Abraham Lincoln Presidential Library Foundation

Michelle Kent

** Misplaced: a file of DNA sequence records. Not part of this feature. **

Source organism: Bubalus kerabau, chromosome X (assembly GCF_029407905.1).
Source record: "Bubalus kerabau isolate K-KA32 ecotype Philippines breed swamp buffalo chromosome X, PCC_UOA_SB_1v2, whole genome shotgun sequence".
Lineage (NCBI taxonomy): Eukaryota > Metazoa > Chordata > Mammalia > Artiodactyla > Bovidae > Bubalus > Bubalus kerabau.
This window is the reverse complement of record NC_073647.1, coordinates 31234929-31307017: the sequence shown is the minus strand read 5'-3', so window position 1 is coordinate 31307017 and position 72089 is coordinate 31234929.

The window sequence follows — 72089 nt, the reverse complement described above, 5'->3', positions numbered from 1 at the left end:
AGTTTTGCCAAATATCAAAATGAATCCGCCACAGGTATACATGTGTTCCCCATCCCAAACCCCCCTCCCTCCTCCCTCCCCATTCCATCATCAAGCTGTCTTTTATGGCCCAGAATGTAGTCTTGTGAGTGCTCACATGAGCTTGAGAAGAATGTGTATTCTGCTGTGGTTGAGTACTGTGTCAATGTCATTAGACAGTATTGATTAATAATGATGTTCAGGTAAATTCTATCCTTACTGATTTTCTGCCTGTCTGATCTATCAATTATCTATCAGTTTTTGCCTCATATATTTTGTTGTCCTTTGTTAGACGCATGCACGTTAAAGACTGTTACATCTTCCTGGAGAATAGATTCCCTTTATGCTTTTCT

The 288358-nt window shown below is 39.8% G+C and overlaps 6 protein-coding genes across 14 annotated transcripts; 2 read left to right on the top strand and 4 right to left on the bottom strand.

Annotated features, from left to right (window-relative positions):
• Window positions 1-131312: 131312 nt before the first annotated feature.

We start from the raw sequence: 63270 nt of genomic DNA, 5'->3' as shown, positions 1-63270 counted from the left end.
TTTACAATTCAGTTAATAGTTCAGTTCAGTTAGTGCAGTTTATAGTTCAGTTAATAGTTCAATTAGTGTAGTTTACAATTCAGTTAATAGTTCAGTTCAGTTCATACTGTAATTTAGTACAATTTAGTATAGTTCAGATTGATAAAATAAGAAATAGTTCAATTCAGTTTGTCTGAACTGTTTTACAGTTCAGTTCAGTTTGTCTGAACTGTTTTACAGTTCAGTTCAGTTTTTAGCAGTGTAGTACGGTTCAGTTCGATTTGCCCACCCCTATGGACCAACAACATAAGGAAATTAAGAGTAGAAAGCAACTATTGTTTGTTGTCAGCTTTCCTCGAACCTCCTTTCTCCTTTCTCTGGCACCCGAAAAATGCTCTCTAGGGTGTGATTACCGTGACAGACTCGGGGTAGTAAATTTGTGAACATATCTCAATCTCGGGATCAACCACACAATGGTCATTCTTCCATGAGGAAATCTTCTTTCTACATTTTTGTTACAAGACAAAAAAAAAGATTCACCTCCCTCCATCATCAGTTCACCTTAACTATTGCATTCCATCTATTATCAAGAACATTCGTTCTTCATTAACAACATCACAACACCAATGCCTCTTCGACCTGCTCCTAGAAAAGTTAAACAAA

I jog across the grass and wiggle my bare toes into the soft ground as I slow to a stop. The early-morning dew feels chills my unshod feet as I stand alone in the middle of a damp, grassy field. It occurs to me that this is precisely how the Confederates must have felt as they trekked into the town of Gettysburg in search of some kind souls willing to provide soles for their weathered, unshod feet. The young men were no doubt taxed physically and emotionally from enduring the hardships of the war, as it affected everyone in the nation in one adverse way or another. A pair of chilly bare feet in search of shelter began what is arguably the most hallowed battle ever fought in American history. The denial of the right to satisfy a basic human necessity led many men to their deaths at the hands of their fellow countrymen in a small town. Many of these young men were little more than passionate boys hardly older than myself, fighting to uphold the morals that their parents discussed around the dinner table during their youth. These young boys died for ideals that they could hardly wrap their still-growing minds around, yet they insisted upon not being shown up or turned down by their superiors. They told themselves on the inside to be brave when they were scared for their lives and without the comforts expected at home. The brave young men, fearing for their lives, were just longing for the luxury of a pair of shoes, a desire that afforded them their existence. War is a relentless game. Michelle Kent